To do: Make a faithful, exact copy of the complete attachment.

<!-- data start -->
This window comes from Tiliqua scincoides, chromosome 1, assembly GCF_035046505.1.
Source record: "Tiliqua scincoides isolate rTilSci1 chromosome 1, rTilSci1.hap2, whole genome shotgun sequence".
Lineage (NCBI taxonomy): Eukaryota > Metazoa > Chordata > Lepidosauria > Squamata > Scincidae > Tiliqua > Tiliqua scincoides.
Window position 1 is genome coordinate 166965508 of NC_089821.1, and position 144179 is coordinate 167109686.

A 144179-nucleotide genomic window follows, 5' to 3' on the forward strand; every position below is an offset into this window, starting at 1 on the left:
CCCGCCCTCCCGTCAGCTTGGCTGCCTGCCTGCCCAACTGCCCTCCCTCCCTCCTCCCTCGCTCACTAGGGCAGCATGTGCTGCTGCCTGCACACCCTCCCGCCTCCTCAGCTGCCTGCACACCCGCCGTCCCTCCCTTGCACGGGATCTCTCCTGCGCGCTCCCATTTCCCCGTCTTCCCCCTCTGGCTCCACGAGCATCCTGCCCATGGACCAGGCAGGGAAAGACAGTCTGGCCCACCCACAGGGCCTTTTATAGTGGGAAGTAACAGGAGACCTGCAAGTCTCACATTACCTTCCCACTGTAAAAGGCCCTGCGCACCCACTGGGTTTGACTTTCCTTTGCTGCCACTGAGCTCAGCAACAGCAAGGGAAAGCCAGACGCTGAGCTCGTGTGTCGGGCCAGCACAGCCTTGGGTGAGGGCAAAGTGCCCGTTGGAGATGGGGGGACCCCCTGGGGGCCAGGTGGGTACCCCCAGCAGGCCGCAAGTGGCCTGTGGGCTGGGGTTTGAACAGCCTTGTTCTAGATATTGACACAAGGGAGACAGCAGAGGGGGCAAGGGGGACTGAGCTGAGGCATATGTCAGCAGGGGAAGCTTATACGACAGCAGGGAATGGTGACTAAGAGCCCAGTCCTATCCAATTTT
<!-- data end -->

This window comes from Tiliqua scincoides, chromosome 1, assembly GCF_035046505.1.
Source record: "Tiliqua scincoides isolate rTilSci1 chromosome 1, rTilSci1.hap2, whole genome shotgun sequence".
Lineage (NCBI taxonomy): Eukaryota > Metazoa > Chordata > Lepidosauria > Squamata > Scincidae > Tiliqua > Tiliqua scincoides.
Window position 1 is genome coordinate 166965508 of NC_089821.1, and position 144179 is coordinate 167109686.

A 144179-nucleotide genomic window follows, 5' to 3' on the forward strand; every position below is an offset into this window, starting at 1 on the left:
CCCGCCCTCCCGTCAGCTTGGCTGCCTGCCTGCCCAACTGCCCTCCCTCCCTCCTCCCTCGCTCACTAGGGCAGCATGTGCTGCTGCCTGCACACCCTCCCGCCTCCTCAGCTGCCTGCACACCCGCCGTCCCTCCCTTGCACGGGATCTCTCCTGCGCGCTCCCATTTCCCCGTCTTCCCCCTCTGGCTCCACGAGCATCCTGCCCATGGACCAGGCAGGGAAAGACAGTCTGGCCCACCCACAGGGCCTTTTATAGTGGGAAGTAACAGGAGACCTGCAAGTCTCACATTACCTTCCCACTGTAAAAGGCCCTGCGCACCCACTGGGTTTGACTTTCCTTTGCTGCCACTGAGCTCAGCAACAGCAAGGGAAAGCCAGACGCTGAGCTCGTGTGTCGGGCCAGCACAGCCTTGGGTGAGGGCAAAGTGCCCGTTGGAGATGGGGGGACCCCCTGGGGGCCAGGTGGGTACCCCCAGCAGGCCGCAAGTGGCCTGTGGGCTGGGGTTTGAACAGCCTTGTTCTAGATATTGACACAAGGGAGACAGCAGAGGGGGCAAGGGGGACTGAGCTGAGGCATATGTCAGCAGGGGAAGCTTATACGACAGCAGGGAATGGTGACTAAGAGCCCAGTCCTATCCAATTTT